China has made public its plans to launch an ‘artificial moon’ by 2020. It’s hoped the light source will replace streetlamps and lower exorbitant electricity costs in the country’s rural areas. China is set to launch into orbit a huge space mirror, which has been specifically designed to reflect sunlight back to Earth, the state-owned China Daily online portal reported.
In Chengdu, a city in southwestern Sichuan province, the “illumination satellites” are being rigoursly tested. If all goes to plan, the construction will shine simultaneously with the real moon, but will be almost eight times brighter, the online portal wrote.
The mirrors will launch from Xichang Satellite Launch Center in Sichuan province before the end of the year.
“By then, the three huge mirrors will divide the 360-degree orbital plane, continuously illuminating an area for 24 hours,” Wu Chunfeng, Head of Tian Fu New Area Science Society and the company responsible for the project, told newspaper in an interview.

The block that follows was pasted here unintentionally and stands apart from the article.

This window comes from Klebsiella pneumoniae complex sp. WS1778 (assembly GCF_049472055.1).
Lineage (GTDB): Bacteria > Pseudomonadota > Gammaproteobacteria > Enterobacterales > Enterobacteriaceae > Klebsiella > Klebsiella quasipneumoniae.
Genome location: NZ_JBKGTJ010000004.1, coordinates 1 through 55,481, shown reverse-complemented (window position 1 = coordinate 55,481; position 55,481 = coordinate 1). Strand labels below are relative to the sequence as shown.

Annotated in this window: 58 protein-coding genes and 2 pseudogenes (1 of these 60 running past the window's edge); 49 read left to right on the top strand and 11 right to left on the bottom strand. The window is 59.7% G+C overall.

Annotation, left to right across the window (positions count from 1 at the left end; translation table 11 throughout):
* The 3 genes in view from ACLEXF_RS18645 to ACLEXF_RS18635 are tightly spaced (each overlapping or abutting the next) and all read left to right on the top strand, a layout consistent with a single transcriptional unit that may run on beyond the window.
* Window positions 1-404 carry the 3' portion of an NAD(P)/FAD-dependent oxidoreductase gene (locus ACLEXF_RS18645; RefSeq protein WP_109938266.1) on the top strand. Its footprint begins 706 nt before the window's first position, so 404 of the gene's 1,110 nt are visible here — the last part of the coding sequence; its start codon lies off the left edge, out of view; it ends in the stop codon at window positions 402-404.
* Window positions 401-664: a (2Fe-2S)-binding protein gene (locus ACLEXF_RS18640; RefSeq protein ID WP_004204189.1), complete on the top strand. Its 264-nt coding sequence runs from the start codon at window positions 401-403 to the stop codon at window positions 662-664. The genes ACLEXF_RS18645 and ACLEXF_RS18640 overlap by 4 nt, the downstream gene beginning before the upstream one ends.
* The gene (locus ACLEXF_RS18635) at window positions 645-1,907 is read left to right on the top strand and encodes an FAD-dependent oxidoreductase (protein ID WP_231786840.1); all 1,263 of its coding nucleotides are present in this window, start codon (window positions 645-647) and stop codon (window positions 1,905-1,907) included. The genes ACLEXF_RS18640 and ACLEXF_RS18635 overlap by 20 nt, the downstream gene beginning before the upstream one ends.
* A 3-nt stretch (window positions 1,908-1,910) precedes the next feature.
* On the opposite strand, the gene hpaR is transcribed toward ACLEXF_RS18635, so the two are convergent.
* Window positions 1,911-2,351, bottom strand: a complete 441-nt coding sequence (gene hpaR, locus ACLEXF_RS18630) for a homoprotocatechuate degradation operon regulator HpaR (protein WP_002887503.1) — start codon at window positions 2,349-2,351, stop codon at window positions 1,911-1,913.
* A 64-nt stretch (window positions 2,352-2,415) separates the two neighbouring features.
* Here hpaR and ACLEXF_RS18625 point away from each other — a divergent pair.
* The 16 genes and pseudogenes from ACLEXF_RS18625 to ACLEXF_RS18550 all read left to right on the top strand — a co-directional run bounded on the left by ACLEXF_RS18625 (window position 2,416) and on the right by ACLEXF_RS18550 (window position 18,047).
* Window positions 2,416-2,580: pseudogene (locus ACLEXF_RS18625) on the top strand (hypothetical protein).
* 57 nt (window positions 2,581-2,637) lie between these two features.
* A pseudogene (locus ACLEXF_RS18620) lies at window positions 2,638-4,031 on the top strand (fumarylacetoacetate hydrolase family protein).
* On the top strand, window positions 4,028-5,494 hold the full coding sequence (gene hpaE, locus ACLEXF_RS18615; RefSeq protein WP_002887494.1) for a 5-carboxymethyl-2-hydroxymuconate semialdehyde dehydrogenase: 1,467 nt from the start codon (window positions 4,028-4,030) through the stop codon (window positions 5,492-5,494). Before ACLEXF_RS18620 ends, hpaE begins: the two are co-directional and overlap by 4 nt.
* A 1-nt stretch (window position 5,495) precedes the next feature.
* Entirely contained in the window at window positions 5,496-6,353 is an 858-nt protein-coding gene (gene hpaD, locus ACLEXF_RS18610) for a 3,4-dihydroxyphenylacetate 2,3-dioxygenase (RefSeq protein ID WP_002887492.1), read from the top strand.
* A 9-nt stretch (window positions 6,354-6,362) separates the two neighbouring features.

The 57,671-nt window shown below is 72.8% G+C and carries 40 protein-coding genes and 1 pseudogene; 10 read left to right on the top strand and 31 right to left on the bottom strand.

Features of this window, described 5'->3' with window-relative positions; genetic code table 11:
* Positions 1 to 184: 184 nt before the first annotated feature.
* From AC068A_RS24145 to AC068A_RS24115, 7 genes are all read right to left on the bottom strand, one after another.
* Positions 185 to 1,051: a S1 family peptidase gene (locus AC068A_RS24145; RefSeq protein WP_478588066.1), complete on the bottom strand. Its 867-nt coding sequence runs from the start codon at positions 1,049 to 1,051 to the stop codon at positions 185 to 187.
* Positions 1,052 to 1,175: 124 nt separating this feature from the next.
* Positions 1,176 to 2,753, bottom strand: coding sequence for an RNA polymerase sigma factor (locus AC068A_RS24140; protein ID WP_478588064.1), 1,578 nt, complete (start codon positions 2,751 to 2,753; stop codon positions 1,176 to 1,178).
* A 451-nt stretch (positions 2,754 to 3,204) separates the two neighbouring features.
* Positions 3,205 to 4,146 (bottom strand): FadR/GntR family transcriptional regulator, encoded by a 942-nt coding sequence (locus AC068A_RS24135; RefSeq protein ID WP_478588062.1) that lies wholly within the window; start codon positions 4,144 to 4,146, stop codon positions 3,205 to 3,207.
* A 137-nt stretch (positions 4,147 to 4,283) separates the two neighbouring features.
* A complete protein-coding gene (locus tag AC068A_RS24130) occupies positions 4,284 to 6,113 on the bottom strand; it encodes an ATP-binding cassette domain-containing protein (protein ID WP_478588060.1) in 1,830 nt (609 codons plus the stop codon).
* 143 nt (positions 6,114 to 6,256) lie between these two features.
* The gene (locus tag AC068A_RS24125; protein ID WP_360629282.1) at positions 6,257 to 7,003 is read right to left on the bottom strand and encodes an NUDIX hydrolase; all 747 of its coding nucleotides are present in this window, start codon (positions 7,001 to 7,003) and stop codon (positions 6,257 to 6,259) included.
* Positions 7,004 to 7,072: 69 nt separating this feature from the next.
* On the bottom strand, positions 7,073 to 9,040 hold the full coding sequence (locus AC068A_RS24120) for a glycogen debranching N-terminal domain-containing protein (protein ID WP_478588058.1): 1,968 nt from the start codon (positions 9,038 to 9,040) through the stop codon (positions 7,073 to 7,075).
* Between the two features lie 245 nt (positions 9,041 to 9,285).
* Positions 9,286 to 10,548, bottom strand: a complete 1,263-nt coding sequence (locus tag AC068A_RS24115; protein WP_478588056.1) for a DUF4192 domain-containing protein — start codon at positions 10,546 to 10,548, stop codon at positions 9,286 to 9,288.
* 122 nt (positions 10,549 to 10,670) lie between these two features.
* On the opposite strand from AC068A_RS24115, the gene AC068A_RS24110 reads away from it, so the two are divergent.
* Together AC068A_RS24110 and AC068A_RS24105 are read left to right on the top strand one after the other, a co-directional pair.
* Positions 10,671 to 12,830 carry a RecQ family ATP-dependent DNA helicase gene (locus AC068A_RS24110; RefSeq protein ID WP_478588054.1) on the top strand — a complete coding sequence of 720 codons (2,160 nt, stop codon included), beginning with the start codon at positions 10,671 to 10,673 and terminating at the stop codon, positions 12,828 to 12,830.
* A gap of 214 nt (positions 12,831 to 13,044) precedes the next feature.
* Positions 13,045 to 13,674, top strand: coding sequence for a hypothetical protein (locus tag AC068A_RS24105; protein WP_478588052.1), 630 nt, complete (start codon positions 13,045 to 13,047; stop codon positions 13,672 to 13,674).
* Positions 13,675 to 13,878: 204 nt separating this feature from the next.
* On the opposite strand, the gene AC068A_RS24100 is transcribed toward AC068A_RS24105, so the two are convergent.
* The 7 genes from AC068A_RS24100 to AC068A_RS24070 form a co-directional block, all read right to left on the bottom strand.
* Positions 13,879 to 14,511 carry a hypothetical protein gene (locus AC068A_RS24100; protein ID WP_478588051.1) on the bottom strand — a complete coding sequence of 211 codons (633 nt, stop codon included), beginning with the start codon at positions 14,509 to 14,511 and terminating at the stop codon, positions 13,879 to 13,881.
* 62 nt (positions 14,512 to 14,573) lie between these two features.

Three more moons will launch in 2022 if the initial test goes off without a hitch, he added.
Developers are hopeful the artificial moon will replace streetlights in urban areas. Should everything go to plan, organizers say the city could save an average of 1.2 billion Yuan ($170 million, €149 million) a year when illuminating an area of 50 square kilometers (19 square miles).
The illumination time and light intensity, Wu added, can be adjusted and exact illumination areas can be controlled within a matter of meters.
The first launch will be a test, however. The 2022 satellites “will be the real deal with great civic and commercial potential,” Wu added. The organization behind the lunar illumination also hopes the space light source will assist with rescue efforts in disaster zones when electricity for lighting is not available.
Neither Wu nor the Tian Fu New Area Science Society could be contacted to confirm the report.
In an attempt to catch up with the United States and Russia’s space programs, China is planning a number of grand space projects.
Such an ambitious project to beam light back to Earth is not a first. In the 1990s, Russian scientists reportedly used giant mirrors to reflect light back to the planet.